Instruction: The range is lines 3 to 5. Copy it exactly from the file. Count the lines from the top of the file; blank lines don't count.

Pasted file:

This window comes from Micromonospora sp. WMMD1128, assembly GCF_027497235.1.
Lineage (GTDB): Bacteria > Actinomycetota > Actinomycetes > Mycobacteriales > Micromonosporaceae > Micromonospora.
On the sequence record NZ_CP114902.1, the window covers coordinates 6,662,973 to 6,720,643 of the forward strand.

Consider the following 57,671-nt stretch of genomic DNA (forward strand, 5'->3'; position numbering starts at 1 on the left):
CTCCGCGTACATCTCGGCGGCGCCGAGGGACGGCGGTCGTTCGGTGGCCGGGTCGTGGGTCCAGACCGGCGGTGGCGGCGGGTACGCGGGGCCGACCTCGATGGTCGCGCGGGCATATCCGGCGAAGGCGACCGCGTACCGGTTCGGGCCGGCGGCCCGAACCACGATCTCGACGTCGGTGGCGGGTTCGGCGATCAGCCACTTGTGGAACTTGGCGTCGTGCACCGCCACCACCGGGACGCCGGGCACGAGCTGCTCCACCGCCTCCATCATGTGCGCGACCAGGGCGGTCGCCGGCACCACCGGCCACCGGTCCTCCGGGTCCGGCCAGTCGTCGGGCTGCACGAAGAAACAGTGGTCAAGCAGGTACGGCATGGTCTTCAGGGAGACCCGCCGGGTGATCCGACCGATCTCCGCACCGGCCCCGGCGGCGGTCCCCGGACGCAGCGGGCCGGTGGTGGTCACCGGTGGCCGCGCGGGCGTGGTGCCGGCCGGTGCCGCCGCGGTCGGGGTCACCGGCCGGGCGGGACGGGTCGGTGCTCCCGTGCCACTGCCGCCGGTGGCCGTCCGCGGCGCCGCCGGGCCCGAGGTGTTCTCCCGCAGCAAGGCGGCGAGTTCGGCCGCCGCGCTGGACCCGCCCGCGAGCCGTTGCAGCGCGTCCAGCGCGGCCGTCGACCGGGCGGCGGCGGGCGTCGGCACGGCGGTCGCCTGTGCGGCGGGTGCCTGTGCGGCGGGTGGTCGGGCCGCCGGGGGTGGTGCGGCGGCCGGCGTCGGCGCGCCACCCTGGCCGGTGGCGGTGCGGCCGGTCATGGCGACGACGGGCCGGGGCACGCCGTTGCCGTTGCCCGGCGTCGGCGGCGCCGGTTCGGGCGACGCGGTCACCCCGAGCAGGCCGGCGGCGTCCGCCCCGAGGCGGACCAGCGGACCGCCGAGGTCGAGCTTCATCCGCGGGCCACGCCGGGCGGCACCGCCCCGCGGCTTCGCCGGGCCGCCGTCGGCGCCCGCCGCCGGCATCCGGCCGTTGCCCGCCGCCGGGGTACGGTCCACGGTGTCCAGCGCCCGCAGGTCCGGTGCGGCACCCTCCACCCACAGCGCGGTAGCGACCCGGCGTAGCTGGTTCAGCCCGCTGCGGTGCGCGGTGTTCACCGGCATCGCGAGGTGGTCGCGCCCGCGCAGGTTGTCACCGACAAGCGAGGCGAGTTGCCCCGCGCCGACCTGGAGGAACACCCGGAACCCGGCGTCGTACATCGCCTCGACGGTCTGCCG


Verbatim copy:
On the sequence record NZ_CP114902.1, the window covers coordinates 6,662,973 to 6,720,643 of the forward strand.

Consider the following 57,671-nt stretch of genomic DNA (forward strand, 5'->3'; position numbering starts at 1 on the left):
CTCCGCGTACATCTCGGCGGCGCCGAGGGACGGCGGTCGTTCGGTGGCCGGGTCGTGGGTCCAGACCGGCGGTGGCGGCGGGTACGCGGGGCCGACCTCGATGGTCGCGCGGGCATATCCGGCGAAGGCGACCGCGTACCGGTTCGGGCCGGCGGCCCGAACCACGATCTCGACGTCGGTGGCGGGTTCGGCGATCAGCCACTTGTGGAACTTGGCGTCGTGCACCGCCACCACCGGGACGCCGGGCACGAGCTGCTCCACCGCCTCCATCATGTGCGCGACCAGGGCGGTCGCCGGCACCACCGGCCACCGGTCCTCCGGGTCCGGCCAGTCGTCGGGCTGCACGAAGAAACAGTGGTCAAGCAGGTACGGCATGGTCTTCAGGGAGACCCGCCGGGTGATCCGACCGATCTCCGCACCGGCCCCGGCGGCGGTCCCCGGACGCAGCGGGCCGGTGGTGGTCACCGGTGGCCGCGCGGGCGTGGTGCCGGCCGGTGCCGCCGCGGTCGGGGTCACCGGCCGGGCGGGACGGGTCGGTGCTCCCGTGCCACTGCCGCCGGTGGCCGTCCGCGGCGCCGCCGGGCCCGAGGTGTTCTCCCGCAGCAAGGCGGCGAGTTCGGCCGCCGCGCTGGACCCGCCCGCGAGCCGTTGCAGCGCGTCCAGCGCGGCCGTCGACCGGGCGGCGGCGGGCGTCGGCACGGCGGTCGCCTGTGCGGCGGGTGCCTGTGCGGCGGGTGGTCGGGCCGCCGGGGGTGGTGCGGCGGCCGGCGTCGGCGCGCCACCCTGGCCGGTGGCGGTGCGGCCGGTCATGGCGACGACGGGCCGGGGCACGCCGTTGCCGTTGCCCGGCGTCGGCGGCGCCGGTTCGGGCGACGCGGTCACCCCGAGCAGGCCGGCGGCGTCCGCCCCGAGGCGGACCAGCGGACCGCCGAGGTCGAGCTTCATCCGCGGGCCACGCCGGGCGGCACCGCCCCGCGGCTTCGCCGGGCCGCCGTCGGCGCCCGCCGCCGGCATCCGGCCGTTGCCCGCCGCCGGGGTACGGTCCACGGTGTCCAGCGCCCGCAGGTCCGGTGCGGCACCCTCCACCCACAGCGCGGTAGCGACCCGGCGTAGCTGGTTCAGCCCGCTGCGGTGCGCGGTGTTCACCGGCATCGCGAGGTGGTCGCGCCCGCGCAGGTTGTCACCGACAAGCGAGGCGAGTTGCCCCGCGCCGACCTGGAGGAACACCCGGAACCCGGCGTCGTACATCGCCTCGACGGTCTGCCG